Of the other works from the same period it is undoubtedly his Dichterliebe for piano (1897-98) which deserves mention. This is music on a grand scale – a long and ambitious, romantic piece lasting nearly half an hour. The dedication reads, “Ideala gewidmet”, and the work is unfinished but it is clear that the last movement was to have been fugal in character. Here we find the influence of Schumann and Wagner in language and form. There is also the use of a motto (Thema von Ideala) which appears in different movements and one whole section of the work is a rhapsody on themes from Das Rheingold. Foulds’ interest in and active pursuit of artistic work at this period shows itself in the immaculately written manuscript and the elaborate woodcut design he executed for use on the title page. The presentation of this score would put many copyists to shame.
Whilst living away from the family home, Foulds had gained much in the way of education and the beginnings of a career as a professional cellist. However, his family were now living at 80, Dorset Street, Hulme and he returned there in about 1898 with no fewer than three string quartets to his credit and wrote a fourth the following year.
Foulds later referred to his having made use of quarter-tones in a string quartet performed that same year (1898), making him undoubtedly the first British composer and possibly the first European to introduce such intervals into his music. Fortunately,
there seems to have been little difficulty in gaining a hearing for the new work as Foulds played regularly in the Bauerkeller String Quartet. Wilhelm Bauerkeller (b.1844), Hallé violinist and teacher of the young Delius, lived in Acomb Street, just a few minutes away from the Foulds’ family home. His wife, Annie (b.1853) and his older son, Rudolph (b.1879) were both violinists and probably took part in either rehearsal or performance of the new work.
It is clear that Foulds was beginning to compose for larger ensembles and experiment with musical language and technique. He was gaining confidence as a composer through his participation in chamber and orchestral music. From the late 1890s he played in the Llandudno Pier Orchestra throughout the summer months, and it was there that his recent orchestral work, Undine: Suite d’orchestre, after Froissart Op.3, was first performed in 1899.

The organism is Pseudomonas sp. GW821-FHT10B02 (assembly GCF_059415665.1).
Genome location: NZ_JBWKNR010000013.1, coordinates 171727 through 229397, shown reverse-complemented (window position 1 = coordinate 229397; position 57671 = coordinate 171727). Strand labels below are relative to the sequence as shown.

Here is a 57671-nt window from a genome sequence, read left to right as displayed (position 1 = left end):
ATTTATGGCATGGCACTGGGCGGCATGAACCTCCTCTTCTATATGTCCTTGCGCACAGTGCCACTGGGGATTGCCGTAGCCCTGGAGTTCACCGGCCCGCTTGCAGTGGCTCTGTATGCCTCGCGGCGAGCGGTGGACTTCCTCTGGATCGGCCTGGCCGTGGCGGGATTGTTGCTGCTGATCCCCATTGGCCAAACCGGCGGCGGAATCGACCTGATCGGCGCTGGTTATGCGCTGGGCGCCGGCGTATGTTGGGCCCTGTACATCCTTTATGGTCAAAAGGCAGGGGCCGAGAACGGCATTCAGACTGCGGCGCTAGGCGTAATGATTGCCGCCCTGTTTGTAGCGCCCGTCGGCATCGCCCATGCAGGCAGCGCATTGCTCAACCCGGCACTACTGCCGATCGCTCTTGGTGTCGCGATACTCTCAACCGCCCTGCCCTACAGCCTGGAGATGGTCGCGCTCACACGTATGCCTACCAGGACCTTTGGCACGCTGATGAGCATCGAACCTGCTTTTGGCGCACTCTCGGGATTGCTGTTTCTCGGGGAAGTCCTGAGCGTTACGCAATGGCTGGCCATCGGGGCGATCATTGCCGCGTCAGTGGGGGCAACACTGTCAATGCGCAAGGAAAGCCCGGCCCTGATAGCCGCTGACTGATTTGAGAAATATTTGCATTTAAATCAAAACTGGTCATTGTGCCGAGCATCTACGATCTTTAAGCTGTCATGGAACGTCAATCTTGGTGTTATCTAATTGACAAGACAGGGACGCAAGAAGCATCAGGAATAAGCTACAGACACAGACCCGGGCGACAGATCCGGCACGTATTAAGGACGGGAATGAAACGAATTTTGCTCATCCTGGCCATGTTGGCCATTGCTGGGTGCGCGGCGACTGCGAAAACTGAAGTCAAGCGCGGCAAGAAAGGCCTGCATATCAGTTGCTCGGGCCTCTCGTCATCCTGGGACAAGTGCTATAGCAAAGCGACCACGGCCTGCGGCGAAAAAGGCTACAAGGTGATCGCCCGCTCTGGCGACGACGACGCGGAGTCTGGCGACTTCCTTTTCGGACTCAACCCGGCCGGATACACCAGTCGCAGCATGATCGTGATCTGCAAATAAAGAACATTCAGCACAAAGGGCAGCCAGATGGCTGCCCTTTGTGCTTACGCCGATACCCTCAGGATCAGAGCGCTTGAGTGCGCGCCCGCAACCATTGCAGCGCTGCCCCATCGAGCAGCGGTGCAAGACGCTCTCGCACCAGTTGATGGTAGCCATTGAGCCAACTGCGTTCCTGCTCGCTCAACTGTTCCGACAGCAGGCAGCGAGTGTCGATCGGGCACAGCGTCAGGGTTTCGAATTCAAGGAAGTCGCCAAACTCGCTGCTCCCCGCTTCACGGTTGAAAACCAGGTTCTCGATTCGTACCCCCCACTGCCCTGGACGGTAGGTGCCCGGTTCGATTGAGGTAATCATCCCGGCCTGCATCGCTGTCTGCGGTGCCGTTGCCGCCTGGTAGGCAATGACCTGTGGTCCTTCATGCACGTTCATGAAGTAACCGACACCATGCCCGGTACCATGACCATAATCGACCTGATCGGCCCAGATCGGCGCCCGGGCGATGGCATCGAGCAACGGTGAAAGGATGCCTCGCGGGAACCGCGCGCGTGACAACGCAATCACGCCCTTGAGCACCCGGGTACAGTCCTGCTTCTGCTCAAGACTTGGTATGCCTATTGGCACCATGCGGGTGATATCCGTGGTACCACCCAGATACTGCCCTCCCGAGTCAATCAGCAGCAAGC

No sooner had the summer music faded than the Hallé season opened in Manchester with the much awaited Hans Richter in charge. He had been eager to secure the services of the best players for his concerts and to that end had invited his key principals, Paersch, Fuchs, and Hoffmann (horn, cello and double-bass respectively) to a meeting at the Grand Hotel to discuss a shake-up amongst the personnel of the orchestra before the start of a new season.
As a result, John Foulds joined his father in the Hallé’s ranks of 100 players and after their concert at Newcastle in November 1900, the critic Herbert Thompson noted that “the superb tone of the violoncellos in the 13th variation [Enigma] was so conspicuous as to deserve very special mention. A good deal of new blood has been infused into the orchestra since last season, not before it was wanted and it wanted little imagination to find traces of youthful energy in the Smetana overture …”.
Much later, Eugene Goossens stated that the Hallé Orchestra under Richter was without doubt one of the finest in Europe. As a member of the orchestra, Foulds gained a tremendous amount of experience, not only as a performer, but in many other aspects of music which were useful to him as a composer. He had contact with many distinguished musicians too. His friend Arthur Catterall had joined the orchestra at the same time as he and the renowned Carl Fuchs and Walter Hatton were his section leaders and mentors.
But Rawdon Briggs, a member of the Brodsky Quartet and leader of the orchestra from 1905, became a mentor of a different kind, assisting with Foulds’ quest for an understanding of the esoteric, philosophical and religious aspects of life. Briggs, a cultured man and sensitive musician, was a leading member of the Theosophical Society and could often be heard lecturing on a variety of subjects at the City Lodge in Victoria Street, where no doubt, the young Foulds gained an interest in and an understanding of the movement which he carried with him for the rest of his life. At the same time he was rejecting the narrower outlook of his Plymouth Brethren upbringing and broadening the horizons of his enquiring mind which, amongst other things, was to have consequences for his development of a serious musical language for use in future compositions.
However, Foulds continued to compose throughout the hectic days he spent as a professional cellist and still made time for summer seasons at Llandudno with his father. In 1902, the orchestra there consisted of forty players and concerts were conducted by Arthur Payne, who by 1904 had become leader of the London Symphony Orchestra. Foulds appeared as soloist on five occasions during the 1902 season alone which included a performance of Bruch’s Kol Nidrei on May 4th.